“You never really understand a person until you consider things from his point of view… Until you climb inside of his skin and walk around in it.” ― Harper Lee, To Kill a Mockingbird

Me, Myself, my Blog

I woke up thinking about this blog this morning, and then I thought about how blessed I am to wake up next to my husband, with his gentle snores, and little murmurs, and the way he rolls over by pulling the pillow that was under his head to his side, and the one that was at his side under his head, in one smooth movement so he’s all snug and comfy, and usually there’s a cat wrapped around his neck, and his long, black fluffy fur fluffs up with each little snore. And I thought about how safe I am with this man next to me, not just physically safe, but emotionally and spiritually safe, because the man just gets me, even though he says often, “You are a mystery to me.” And he is to me also, and isn’t that amazing to know someone so completely yet still be mesmerized by that person’s mystique?

And I got to thinking that this blog is really a blog about, well, me. And how that can get awfully boring writing about me, and people reading about me (which by the way my blog is up to 230 views, which blows my humble mind.)  And then I thought about how I love to text my son, Ricky, a Master of Fine Arts and say, “129 views today”, and hear what he has to say, and then I revel in how I encouraged him in his life to write and to be true even if it hurt me or made me uncomfortable, because writing is about his view of the world, not mine, and now he’s encouraging me, and saying “Mom, you are a poet.” and I get a little bashful and think, yes, I am, because my own sweet master tells me so.  And a lifetime of a relationship has developed through so many common things other than I am his mother and he is my son, but now, he is my mentor as I was his, and that’s so beautiful, don’t you think?

And I thought about how accuracy has to be paramount, and how when I wrote about Bethani and Grammy yesterday, I remembered the name Clara for the lady who passed away, and her name was Etta, corrected by Bethani, and how much more crisper and real that whole blog became for me because Etta did die, and her name should be mentioned, and the truth is as compelling as the name “Etta” and the woman who was called Etta and how she won her last bingo game at the nursing home, went to sleep that night and didn’t wake up.

And I asked Bethani what she thought of the blog and she said she really liked it but to make sure to keep TMI to a minimum and I’m like, “TMI ? Like talking about how Grammy’s stay in the nursing home affected your dad’s and my marriage, or the fear that I might someday write about sex?”

“Yah, that you’ll someday write about sex.”  And well, here it is, sex is good, it’s a wonderful, healthy thing, it starts out being THE most important thing, and then, it starts being the one thing that is only about you and him in a world when it’s about little kids, back packs, and peanut butter sandwiches, and then it becomes softer and less urgent, yet no less genuine or powerful, and yes, there will be talk about intimacy, because life includes it, and it’s so darned important, but that’s not what this blog today is about so, stay tuned.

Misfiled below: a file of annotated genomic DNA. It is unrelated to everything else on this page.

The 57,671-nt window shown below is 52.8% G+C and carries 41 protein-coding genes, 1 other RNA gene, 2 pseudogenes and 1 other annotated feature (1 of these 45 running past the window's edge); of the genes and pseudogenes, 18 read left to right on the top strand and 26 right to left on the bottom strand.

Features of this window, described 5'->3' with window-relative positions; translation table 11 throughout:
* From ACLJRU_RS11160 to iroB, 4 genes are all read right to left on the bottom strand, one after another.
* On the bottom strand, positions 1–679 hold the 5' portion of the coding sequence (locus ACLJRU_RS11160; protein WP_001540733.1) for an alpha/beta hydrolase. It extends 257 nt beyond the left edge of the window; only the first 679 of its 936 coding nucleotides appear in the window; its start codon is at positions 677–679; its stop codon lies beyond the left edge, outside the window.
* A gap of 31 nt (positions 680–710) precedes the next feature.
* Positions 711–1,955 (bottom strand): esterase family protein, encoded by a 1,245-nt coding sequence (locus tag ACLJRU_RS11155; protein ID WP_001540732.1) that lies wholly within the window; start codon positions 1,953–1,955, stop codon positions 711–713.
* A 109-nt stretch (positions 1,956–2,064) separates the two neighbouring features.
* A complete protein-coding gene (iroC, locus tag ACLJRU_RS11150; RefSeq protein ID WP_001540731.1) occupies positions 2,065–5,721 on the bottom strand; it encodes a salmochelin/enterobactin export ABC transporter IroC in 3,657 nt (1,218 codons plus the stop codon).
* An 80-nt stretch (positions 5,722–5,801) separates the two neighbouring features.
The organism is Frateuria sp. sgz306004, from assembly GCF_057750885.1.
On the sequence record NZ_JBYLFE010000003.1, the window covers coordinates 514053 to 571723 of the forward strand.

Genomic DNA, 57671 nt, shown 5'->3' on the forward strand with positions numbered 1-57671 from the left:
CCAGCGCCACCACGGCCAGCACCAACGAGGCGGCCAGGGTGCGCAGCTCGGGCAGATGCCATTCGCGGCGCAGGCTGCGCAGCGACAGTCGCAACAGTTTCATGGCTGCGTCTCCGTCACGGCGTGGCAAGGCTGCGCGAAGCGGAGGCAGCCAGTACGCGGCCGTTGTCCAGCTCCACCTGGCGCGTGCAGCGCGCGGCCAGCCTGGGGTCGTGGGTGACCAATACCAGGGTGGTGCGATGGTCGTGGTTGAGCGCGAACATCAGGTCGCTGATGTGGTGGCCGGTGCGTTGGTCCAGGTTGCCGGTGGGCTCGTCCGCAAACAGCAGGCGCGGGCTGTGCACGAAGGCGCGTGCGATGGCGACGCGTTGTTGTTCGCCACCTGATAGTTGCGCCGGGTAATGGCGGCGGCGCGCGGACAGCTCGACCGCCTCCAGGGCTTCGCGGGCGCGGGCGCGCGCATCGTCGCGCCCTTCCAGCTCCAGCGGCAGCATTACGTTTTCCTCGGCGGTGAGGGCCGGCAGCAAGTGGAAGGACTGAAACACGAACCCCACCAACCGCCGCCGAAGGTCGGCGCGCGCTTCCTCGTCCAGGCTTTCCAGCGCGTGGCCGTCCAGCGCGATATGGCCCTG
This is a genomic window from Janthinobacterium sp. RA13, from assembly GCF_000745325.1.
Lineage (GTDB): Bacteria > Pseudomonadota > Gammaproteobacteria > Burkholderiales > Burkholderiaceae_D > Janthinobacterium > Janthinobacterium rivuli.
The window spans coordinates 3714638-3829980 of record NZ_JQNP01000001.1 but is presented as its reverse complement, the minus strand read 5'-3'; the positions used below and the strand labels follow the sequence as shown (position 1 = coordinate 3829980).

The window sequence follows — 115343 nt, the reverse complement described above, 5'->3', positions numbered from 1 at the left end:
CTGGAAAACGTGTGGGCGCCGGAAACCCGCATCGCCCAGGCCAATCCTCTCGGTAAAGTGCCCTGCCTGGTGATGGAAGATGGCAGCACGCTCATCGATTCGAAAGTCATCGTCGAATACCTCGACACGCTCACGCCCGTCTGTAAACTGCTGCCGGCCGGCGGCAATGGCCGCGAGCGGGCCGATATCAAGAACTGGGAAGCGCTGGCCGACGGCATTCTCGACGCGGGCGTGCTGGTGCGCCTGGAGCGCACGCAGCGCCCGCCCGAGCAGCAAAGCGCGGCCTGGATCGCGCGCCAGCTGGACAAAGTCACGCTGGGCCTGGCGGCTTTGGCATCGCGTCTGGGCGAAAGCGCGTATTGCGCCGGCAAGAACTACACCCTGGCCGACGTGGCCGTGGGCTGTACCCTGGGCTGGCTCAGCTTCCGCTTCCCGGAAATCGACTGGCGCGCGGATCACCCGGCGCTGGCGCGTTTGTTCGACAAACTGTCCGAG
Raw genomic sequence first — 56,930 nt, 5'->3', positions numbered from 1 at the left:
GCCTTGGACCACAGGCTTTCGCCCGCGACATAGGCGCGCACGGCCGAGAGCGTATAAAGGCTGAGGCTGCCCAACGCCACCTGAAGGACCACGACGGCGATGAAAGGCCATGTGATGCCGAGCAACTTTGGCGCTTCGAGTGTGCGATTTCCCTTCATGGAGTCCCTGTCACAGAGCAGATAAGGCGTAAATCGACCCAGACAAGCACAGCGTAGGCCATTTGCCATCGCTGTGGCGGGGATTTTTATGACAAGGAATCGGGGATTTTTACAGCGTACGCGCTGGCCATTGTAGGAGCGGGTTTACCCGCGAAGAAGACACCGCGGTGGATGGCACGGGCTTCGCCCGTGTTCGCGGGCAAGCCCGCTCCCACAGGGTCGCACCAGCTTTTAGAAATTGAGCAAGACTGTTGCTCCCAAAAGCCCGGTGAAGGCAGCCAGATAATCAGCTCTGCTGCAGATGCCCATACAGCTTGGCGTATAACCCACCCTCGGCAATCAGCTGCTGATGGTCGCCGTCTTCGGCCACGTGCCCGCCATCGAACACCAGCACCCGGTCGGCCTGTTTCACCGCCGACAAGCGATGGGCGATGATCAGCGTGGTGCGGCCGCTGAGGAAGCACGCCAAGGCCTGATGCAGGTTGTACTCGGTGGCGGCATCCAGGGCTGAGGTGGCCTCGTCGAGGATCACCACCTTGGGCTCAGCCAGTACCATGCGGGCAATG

If I were to write about just things like visiting Grammy in the nursing home with Bethani, and that Grammy’s teeth went missing along with her mind, skipping over the gritty parts of how it affected us–like skipping on a sidewalk without mentioning the cracks we try to skip over so you won’t break your mommy’s back–leaves out the character and the honesty, because most sidewalks have CRACKS and the cracks trip us up sometimes, and we all know it, so why leave them out?

But if I did, it would be a fine enough blog, just not necessarily one that someone would say, “I can relate to that.”  But, when, you “write down the bones” and say, Grammy not remembering her name left streaks of tears down Bethani’s beautiful face, or her being there weighed heavily on my shoulders and put a strain on my marriage, and that it was hard and pierced our hearts like a shard of glass, that’s when someone sighs with understanding, “Oh, yes, I know that feeling, I had that when my mom was in the nursing home, and I didn’t know how to protect my child from it or how my marriage would survive it…” And then my blog about me really becomes about that person reading it, and her memories and the camaraderie of finding a person who survived it, too.

So, I will keep writing this blog and hope that someone will read it and it will linger on his or her heart and it will become a part of them, not because something happened to me, but that the something happened to them, and they had the same experience, or now understand their loved one who experienced it like me, and that opened a door of understanding and maybe healing, and that would be so tremendously awesome for me to think that in this instance, the oyster truly held a pearl and not just a little lumpy rock made up of tiny grains of sand.

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One thought on ““You never really understand a person until you consider things from his point of view… Until you climb inside of his skin and walk around in it.” ― Harper Lee, To Kill a Mockingbird

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